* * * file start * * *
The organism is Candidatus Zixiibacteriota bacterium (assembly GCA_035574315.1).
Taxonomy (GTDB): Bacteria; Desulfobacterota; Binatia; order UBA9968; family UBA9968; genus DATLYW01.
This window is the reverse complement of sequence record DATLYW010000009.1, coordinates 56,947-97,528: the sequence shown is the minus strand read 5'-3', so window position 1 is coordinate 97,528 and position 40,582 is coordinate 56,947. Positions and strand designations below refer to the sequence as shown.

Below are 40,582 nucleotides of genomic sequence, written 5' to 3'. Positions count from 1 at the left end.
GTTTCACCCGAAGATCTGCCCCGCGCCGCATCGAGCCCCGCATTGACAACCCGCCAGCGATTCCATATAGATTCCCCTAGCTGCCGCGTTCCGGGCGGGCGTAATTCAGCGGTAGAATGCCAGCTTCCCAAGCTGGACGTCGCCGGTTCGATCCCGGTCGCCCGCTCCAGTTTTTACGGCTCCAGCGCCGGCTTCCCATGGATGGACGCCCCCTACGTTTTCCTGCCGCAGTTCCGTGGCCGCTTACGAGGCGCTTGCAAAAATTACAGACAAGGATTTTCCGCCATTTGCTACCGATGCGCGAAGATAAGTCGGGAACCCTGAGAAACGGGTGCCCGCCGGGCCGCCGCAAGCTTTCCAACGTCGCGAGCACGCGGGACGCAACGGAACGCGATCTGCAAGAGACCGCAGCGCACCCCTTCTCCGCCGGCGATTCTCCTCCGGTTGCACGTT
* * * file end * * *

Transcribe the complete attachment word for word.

The organism is Candidatus Zixiibacteriota bacterium (assembly GCA_035574315.1).
Taxonomy (GTDB): Bacteria; Desulfobacterota; Binatia; order UBA9968; family UBA9968; genus DATLYW01.
This window is the reverse complement of sequence record DATLYW010000009.1, coordinates 56,947-97,528: the sequence shown is the minus strand read 5'-3', so window position 1 is coordinate 97,528 and position 40,582 is coordinate 56,947. Positions and strand designations below refer to the sequence as shown.

Below are 40,582 nucleotides of genomic sequence, written 5' to 3'. Positions count from 1 at the left end.
GTTTCACCCGAAGATCTGCCCCGCGCCGCATCGAGCCCCGCATTGACAACCCGCCAGCGATTCCATATAGATTCCCCTAGCTGCCGCGTTCCGGGCGGGCGTAATTCAGCGGTAGAATGCCAGCTTCCCAAGCTGGACGTCGCCGGTTCGATCCCGGTCGCCCGCTCCAGTTTTTACGGCTCCAGCGCCGGCTTCCCATGGATGGACGCCCCCTACGTTTTCCTGCCGCAGTTCCGTGGCCGCTTACGAGGCGCTTGCAAAAATTACAGACAAGGATTTTCCGCCATTTGCTACCGATGCGCGAAGATAAGTCGGGAACCCTGAGAAACGGGTGCCCGCCGGGCCGCCGCAAGCTTTCCAACGTCGCGAGCACGCGGGACGCAACGGAACGCGATCTGCAAGAGACCGCAGCGCACCCCTTCTCCGCCGGCGATTCTCCTCCGGTTGCACGTT